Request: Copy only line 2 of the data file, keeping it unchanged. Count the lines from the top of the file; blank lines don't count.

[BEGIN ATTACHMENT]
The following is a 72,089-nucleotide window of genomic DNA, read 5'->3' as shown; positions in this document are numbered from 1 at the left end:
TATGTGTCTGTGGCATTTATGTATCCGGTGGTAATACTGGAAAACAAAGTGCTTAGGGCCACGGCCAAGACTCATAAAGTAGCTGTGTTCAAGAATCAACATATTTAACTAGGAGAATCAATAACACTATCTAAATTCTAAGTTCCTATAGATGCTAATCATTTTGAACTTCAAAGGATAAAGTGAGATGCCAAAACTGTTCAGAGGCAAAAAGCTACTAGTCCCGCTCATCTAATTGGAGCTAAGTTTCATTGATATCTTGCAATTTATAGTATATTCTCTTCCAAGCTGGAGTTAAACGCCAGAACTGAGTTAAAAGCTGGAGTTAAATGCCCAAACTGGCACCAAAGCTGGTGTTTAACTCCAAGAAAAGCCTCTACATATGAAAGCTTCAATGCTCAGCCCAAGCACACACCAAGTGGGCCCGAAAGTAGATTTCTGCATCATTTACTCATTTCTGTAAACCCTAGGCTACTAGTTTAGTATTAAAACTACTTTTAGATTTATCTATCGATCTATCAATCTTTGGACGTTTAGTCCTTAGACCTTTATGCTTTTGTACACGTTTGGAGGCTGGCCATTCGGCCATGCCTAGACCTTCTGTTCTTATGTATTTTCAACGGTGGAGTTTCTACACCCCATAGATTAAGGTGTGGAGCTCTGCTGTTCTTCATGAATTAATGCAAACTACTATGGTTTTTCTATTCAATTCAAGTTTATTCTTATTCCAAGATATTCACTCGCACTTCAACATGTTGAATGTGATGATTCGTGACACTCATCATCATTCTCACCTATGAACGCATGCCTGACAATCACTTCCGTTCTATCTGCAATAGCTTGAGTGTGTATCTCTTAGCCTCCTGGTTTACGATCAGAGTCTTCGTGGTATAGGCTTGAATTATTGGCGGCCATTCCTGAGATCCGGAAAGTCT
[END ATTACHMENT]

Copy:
TATGTGTCTGTGGCATTTATGTATCCGGTGGTAATACTGGAAAACAAAGTGCTTAGGGCCACGGCCAAGACTCATAAAGTAGCTGTGTTCAAGAATCAACATATTTAACTAGGAGAATCAATAACACTATCTAAATTCTAAGTTCCTATAGATGCTAATCATTTTGAACTTCAAAGGATAAAGTGAGATGCCAAAACTGTTCAGAGGCAAAAAGCTACTAGTCCCGCTCATCTAATTGGAGCTAAGTTTCATTGATATCTTGCAATTTATAGTATATTCTCTTCCAAGCTGGAGTTAAACGCCAGAACTGAGTTAAAAGCTGGAGTTAAATGCCCAAACTGGCACCAAAGCTGGTGTTTAACTCCAAGAAAAGCCTCTACATATGAAAGCTTCAATGCTCAGCCCAAGCACACACCAAGTGGGCCCGAAAGTAGATTTCTGCATCATTTACTCATTTCTGTAAACCCTAGGCTACTAGTTTAGTATTAAAACTACTTTTAGATTTATCTATCGATCTATCAATCTTTGGACGTTTAGTCCTTAGACCTTTATGCTTTTGTACACGTTTGGAGGCTGGCCATTCGGCCATGCCTAGACCTTCTGTTCTTATGTATTTTCAACGGTGGAGTTTCTACACCCCATAGATTAAGGTGTGGAGCTCTGCTGTTCTTCATGAATTAATGCAAACTACTATGGTTTTTCTATTCAATTCAAGTTTATTCTTATTCCAAGATATTCACTCGCACTTCAACATGTTGAATGTGATGATTCGTGACACTCATCATCATTCTCACCTATGAACGCATGCCTGACAATCACTTCCGTTCTATCTGCAATAGCTTGAGTGTGTATCTCTTAGCCTCCTGGTTTACGATCAGAGTCTTCGTGGTATAGGCTTGAATTATTGGCGGCCATTCCTGAGATCCGGAAAGTCT